Medicare Part A (Hospital Insurance)

Part A covers inpatient hospital stays, care in a skilled nursing facility, hospice care, and some home health care.

Medicare Part B (Medical Insurance)

Part B covers certain doctors' services, outpatient care, medical supplies, and preventive services.

Medicare Part C (Medicare Advantage Plans)

A type of Medicare health plan offered by a private company that contracts with Medicare to provide you with all your Part A and Part B benefits. Medicare Advantage Plans include Health Maintenance Organizations, Preferred Provider Organizations, Private Fee-for-Service Plans, Special Needs Plans, and Medicare Medical Savings Account Plans. If you’re enrolled in a Medicare Advantage Plan, most Medicare services are covered through the plan and aren’t paid for under Original Medicare. Most Medicare Advantage Plans offer prescription drug coverage.

Medicare Part D (Prescription Drug Coverage)

Part D adds prescription drug coverage to Original Medicare, some Medicare Cost Plans, some Medicare Private-Fee-for-Service Plans, and Medicare Medical Savings Account Plans. These plans are offered by insurance companies and other private companies approved by Medicare. Medicare Advantage Plans may also offer prescription drug coverage that follows the same rules as Medicare Prescription Drug Plans.

Understanding the 2022 Medicare drug payment phases 

What you pay for your covered drugs depends, in part, on which coverage phase you are in.

You will get an Explanation of Benefits (EOB) each month you fill a prescription. It will show which coverage phase you're in and how close you are to entering the next one.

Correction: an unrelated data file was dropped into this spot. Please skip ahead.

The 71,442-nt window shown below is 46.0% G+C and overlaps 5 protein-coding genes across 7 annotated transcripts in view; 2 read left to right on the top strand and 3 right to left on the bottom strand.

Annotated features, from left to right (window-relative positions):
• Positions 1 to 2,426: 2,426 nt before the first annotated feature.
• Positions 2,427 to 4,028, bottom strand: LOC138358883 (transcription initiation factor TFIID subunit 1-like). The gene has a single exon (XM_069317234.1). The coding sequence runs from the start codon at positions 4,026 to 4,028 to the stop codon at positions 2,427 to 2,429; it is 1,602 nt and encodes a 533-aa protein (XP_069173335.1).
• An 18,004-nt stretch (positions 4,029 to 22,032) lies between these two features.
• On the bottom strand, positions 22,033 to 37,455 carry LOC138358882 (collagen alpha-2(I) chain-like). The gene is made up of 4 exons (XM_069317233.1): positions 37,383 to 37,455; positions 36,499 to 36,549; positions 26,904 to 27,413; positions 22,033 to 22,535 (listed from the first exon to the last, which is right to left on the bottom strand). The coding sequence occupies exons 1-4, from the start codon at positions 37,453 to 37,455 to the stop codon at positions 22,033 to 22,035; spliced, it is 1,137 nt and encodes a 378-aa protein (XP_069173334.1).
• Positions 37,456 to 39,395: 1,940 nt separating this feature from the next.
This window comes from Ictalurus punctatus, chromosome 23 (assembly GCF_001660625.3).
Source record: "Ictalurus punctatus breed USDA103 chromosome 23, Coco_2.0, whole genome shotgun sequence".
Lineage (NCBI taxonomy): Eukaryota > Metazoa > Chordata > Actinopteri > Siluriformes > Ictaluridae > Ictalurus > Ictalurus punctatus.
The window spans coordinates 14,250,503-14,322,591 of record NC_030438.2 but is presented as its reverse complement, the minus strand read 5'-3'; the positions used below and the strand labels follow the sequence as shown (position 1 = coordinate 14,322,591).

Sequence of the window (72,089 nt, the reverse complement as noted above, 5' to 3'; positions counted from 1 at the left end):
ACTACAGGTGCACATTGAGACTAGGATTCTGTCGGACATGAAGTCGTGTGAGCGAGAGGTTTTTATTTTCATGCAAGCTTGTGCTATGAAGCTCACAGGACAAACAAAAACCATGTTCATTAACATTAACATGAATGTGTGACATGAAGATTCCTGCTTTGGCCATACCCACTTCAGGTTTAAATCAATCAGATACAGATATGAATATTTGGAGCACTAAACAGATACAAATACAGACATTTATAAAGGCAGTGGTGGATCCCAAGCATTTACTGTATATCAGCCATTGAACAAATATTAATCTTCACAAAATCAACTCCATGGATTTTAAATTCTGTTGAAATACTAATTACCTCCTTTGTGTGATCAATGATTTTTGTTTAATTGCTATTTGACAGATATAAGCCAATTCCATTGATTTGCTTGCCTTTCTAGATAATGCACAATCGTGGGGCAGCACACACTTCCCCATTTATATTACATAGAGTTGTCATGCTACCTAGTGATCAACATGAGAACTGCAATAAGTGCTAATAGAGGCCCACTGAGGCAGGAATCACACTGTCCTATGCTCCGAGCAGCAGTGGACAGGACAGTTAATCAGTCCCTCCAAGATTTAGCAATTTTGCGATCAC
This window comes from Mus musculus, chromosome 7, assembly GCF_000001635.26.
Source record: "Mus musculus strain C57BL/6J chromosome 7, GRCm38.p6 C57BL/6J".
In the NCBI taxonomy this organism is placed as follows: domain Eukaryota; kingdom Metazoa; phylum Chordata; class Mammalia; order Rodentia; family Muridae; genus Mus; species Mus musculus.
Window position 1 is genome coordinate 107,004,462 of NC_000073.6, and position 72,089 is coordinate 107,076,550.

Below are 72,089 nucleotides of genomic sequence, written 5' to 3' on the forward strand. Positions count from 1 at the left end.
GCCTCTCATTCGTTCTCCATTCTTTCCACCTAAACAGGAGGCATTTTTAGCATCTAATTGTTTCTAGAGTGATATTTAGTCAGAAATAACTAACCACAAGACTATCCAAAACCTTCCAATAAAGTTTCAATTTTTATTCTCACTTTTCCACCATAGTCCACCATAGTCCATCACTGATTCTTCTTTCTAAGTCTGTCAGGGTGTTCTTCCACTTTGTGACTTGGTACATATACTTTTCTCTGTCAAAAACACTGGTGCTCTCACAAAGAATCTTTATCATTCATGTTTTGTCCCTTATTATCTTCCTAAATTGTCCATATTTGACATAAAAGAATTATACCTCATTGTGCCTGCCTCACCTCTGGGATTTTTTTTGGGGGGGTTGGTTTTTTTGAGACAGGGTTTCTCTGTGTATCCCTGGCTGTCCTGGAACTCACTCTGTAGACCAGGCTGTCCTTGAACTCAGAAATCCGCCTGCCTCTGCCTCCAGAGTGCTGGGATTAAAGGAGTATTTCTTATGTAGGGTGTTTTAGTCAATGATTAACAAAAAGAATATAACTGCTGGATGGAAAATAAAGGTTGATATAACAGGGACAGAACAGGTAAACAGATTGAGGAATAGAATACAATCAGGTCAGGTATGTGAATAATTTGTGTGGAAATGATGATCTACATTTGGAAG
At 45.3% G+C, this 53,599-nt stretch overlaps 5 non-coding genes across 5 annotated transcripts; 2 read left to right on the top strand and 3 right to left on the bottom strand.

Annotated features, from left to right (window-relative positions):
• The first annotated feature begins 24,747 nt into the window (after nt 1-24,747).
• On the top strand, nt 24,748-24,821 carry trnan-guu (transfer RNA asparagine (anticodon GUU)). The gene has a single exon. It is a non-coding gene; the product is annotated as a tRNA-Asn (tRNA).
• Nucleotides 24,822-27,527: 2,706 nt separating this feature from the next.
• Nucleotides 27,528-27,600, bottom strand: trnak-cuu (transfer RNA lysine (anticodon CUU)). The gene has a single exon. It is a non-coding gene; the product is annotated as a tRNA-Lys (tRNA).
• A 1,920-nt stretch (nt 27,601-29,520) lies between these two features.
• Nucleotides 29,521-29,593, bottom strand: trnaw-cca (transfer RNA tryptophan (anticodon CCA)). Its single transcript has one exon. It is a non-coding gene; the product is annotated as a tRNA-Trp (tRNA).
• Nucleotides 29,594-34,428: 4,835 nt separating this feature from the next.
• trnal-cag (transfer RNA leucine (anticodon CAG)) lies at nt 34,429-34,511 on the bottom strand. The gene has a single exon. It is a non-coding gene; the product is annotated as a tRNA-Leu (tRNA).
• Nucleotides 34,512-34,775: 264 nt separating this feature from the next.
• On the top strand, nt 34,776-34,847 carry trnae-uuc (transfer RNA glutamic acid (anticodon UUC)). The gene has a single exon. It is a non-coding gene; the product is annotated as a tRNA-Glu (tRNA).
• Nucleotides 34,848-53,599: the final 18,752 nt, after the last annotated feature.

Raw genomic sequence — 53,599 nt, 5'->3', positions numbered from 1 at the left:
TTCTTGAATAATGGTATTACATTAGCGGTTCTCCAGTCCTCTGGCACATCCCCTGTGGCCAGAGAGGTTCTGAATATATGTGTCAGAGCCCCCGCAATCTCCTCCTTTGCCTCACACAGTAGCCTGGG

Stage 1

Stage 2

Stage 3

Stage 4

Deductible phase

Initial Coverage phase

Coverage Gap phase

Catastrophic Coverage phase

During this phase, if your plan has a deductible, you'll pay the plan's negotiated lower cost up to the deductible limit.

Once you reach the deductible limit, you'll pay a copayment or coinsurance in the initial coverage phase.

During this phase, the plan will pay its share of the cost and you'll pay a copayment or coinsurance (your share of the cost) for each prescription you fill until your total drug costs reach $4,430.

Once you reach $4,430 you'll enter the coverage gap or "donut hole."

Most people will remain in this phase.

(Also known as the donut hole.)

During this phase, you'll receive limited coverage on certain drugs. For generics and brands, you'll pay 25% of the cost. This phase continues until your yearly out-of-pocket drug costs reach $7,050.

Once your yearly out-of-pocket costs reach $7,050, you'll move to catastrophic coverage.

Some people will move into this phase.

In this phase, you'll pay either a copayment or coinsurance amount for each prescription you fill. 

Few people with reach this phase.

Have questions about Medicare?

Ask me about your Medicare options by calling 888-357-1999 or Schedule an Appointment below. A licensed independent insurance agent appointed with multiple carriers will help you make an informed decision. Agent is not connected in any way with the federal or state government or Medicare.

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